One supposes that God could have accomplished the work of redemption in anyway God chose, including just waving the divine almighty arm and being done with it. But, as Frederick Buechner noted in his book The Magnificent Defeat, that isn’t God’s way. God does not wish to be up on high, separated from God’s people. In Christ, God has “pitched his tent among us;” God has dwelt with us where we are and as we are. As Buechner put it: “[Jesus] never approached from on high, but always in the midst, in the midst of people, in the midst of real life and the questions that real life asks.” Real life questions like, “Have you got anything to eat?”
I believe that that is a question Jesus continues to ask. Just as he stood in that room and asked it of the first disciples, he stands in this room and asks it of us today. On Monday, we received the master of the Presiding Bishop’s Fund appeal which is copied and inserted in your bulletins about the drought and famine in Ethiopia and Eritreia. As I read through it deciding whether to distribute it today, it occurred to me that in the need of the people of that starving land, Jesus stands in our midst and asks us the same real life question: “Have you got anything to eat?”
And the answer to the question must be, “Yes.” And what we have to offer them is not simply our money, which is what the fund is asking for, but what our money represents –– ourselves, our life and labor. “You are what you eat” said Savarin and Feuerbach, but the idea was not original to them. In the Eucharistic prayers of nearly every Anglican prayer book around the world is some variation of the words penned by Archbishop Thomas Cranmer in 1549:
And here wee offre and present unto thee (O Lorde) oure selfe, oure soules, and bodies, to be a reasonable, holy, and lively sacrifice unto thee: humbly besechyng thee, that whosoever shalbee partakers of thys holy Communion, maye worthely receive the most precious body and bloude of thy sonne Jesus Christe: and bee fulfilled with thy grace and heavenly benediccion, and made one bodye with thy sonne Jesu Christe, that he maye dwell in them, and they in hym.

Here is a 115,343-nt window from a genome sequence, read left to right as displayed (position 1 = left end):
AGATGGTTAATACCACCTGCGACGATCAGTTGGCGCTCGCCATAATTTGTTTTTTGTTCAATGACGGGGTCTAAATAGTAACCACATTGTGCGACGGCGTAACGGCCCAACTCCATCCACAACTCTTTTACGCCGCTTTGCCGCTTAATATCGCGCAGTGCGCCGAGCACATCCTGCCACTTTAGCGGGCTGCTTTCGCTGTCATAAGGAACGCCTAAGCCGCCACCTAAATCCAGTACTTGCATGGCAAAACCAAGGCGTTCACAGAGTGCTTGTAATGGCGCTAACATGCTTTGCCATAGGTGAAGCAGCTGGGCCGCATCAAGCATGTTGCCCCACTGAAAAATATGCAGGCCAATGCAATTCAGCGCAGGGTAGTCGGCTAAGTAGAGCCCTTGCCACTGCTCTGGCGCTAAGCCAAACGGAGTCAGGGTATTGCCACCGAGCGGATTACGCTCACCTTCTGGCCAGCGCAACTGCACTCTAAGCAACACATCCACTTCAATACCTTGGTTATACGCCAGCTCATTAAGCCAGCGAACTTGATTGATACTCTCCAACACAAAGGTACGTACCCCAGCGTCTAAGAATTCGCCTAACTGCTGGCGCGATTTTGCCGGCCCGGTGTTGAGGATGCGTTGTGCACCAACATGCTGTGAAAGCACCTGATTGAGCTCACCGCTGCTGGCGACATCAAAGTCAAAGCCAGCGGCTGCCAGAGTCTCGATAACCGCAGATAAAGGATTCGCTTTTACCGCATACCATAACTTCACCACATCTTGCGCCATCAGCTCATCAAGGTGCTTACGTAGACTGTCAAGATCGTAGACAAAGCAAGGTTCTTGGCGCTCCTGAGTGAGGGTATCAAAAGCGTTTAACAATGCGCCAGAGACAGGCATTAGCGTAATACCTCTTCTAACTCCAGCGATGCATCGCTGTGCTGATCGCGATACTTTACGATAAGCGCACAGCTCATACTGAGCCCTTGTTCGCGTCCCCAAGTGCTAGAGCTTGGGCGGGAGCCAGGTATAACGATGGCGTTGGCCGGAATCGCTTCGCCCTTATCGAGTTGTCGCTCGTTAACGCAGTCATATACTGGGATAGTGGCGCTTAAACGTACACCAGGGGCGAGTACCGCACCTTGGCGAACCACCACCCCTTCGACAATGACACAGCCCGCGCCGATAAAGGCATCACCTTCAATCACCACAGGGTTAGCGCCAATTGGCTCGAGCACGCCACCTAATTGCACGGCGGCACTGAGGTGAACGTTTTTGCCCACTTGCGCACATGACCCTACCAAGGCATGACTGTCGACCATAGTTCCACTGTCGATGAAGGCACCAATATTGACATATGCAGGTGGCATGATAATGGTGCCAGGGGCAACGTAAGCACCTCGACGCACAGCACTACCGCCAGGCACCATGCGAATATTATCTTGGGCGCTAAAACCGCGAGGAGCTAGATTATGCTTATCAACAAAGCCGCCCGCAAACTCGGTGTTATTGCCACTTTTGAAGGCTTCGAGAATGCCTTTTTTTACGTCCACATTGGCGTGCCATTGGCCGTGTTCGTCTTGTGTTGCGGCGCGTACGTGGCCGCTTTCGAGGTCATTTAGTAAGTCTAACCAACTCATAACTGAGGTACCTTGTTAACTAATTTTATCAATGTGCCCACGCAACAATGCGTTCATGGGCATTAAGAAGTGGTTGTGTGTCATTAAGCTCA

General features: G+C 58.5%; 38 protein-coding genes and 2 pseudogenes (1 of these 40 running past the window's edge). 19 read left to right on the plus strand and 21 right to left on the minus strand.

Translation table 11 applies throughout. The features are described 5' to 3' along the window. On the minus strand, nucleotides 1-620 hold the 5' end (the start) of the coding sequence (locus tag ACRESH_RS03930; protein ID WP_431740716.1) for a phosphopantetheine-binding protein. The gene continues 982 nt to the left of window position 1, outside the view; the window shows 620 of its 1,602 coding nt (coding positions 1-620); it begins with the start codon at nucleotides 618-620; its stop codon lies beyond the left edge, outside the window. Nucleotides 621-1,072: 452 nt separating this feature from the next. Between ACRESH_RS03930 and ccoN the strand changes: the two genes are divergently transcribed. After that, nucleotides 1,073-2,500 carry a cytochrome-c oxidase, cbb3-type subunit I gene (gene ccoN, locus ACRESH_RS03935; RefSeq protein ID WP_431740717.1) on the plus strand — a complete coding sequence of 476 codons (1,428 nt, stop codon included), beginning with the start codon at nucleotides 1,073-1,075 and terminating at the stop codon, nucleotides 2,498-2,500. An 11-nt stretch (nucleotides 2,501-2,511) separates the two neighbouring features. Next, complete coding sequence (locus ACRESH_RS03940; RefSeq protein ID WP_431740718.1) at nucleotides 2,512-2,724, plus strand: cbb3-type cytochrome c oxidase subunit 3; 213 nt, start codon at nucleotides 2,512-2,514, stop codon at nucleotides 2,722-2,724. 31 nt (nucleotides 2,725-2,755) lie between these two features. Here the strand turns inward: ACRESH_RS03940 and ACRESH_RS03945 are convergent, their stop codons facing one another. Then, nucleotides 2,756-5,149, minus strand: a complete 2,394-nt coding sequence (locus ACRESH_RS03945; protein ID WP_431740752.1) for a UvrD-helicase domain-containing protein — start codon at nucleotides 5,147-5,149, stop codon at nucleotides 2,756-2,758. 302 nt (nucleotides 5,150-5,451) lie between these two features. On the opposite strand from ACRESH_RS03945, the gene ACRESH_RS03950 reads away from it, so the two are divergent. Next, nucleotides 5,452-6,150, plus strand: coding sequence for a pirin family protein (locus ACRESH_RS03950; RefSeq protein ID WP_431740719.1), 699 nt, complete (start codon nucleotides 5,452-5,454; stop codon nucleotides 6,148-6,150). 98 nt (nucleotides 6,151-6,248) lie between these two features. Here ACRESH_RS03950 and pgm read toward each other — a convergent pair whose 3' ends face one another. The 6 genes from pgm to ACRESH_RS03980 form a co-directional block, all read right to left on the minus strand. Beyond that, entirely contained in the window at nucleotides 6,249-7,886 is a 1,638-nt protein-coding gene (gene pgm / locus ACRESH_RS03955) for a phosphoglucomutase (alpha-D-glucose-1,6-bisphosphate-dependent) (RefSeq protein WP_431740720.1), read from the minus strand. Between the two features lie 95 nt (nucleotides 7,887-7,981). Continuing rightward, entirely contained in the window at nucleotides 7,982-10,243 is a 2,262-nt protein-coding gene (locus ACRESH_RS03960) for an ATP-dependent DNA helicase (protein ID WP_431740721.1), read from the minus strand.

Many centuries earlier, St. Augustine of Hippo said,
You are the body of Christ. In you and through you the work of the incarnation must go forward. You are to be taken; you are to be blessed, broken, and distributed; that you may be the means of grace and the vehicles of the eternal charity.
In answer to the question always asked by the Risen Christ present in the suffering of the Poor, “Have you got anything to eat?” we must always respond with sacrificial giving: “Yes. We have ourselves to offer, to be blessed, broken, and distributed.” I encourage you to respond generously to the Presiding Bishop’s appeal on behalf of the starving poor of Ethiopia and Eritreia and, whenever you can, to respond personally, with yourself, to all those in whose need Christ stands and asks, “Have you anything here to eat?”
This homily was offered by the Rev. Dr. C. Eric Funston on the Third Sunday of Easter, May 7, 2000, to the people of St. Francis of Assisi in the Pines Episcopal Church, Stilwell, Kansas, where Fr. Funston was rector from 1993 to 2003.
The lessons for the service were Micah 4:1-5; Psalm 98; 1 John 1:1-2:2; and St. Luke 24:36b-48. These lessons are from the Prayer Book lectionary and differ from the Revised Common Lectionary (see The Lectionary Page). The homily, however, focuses on the Gospel lesson which is the same in the two lectionaries.
Click on footnote numbers to link back to associated text.
 Brillat-Savarin, Jean Anthelme, The Physiology of Taste; or, Transcendental Gastronomy (1854) (Robinson, F., Trans.) Philadelphia: Lindsay & Blakiston (Orig. pub. 1826), pg 25
 Feuerbach, Ludwig Andreas, Concerning Spiritualism and Materialism (1863), quoted in Cherno, Melvin, Feuerbach’s “Man Is What He Eats”: A Rectification, Journal of the History of Ideas, Vol. 24, No. 3 (1963): 397-406
 This quotation is ubiquitous, but I have been unable to find a reference to Wilson’s original utterance.
 Genesis 3:1-24
 Genesis 4:1-16
 Exodus 16:1-36
 Matthew 4:3; Luke 4:3
 Matthew 26:3; Mark 14:20; John 13:26
 John 6:1-14
 Isaiah 25:6
 Luke 24:30-32
 John 21:9-13
 John 1:14 (Transliterated Greek: Kai o logos sarx egeneto kai eskenosen en hemin, kai etheasametha ten doxan autou, doxan os monogenous para patros, pleres charitos kai aletheias.) The Greek “eskenosen en hemin” can be translated “he pitched his tent among us.”
 Buechner, Frederick, The Magnificent Defeat, Harper Collins, San Francisco: 1985, p. 87
 Augustine of Hippo, On the Eucharist, Sermon #57, in Schaff, Philip, editor, Nicene and Post-Nicene Fathers, First Series, Vol. 6, Christian Literature Publishing Co., Buffalo, NY:1888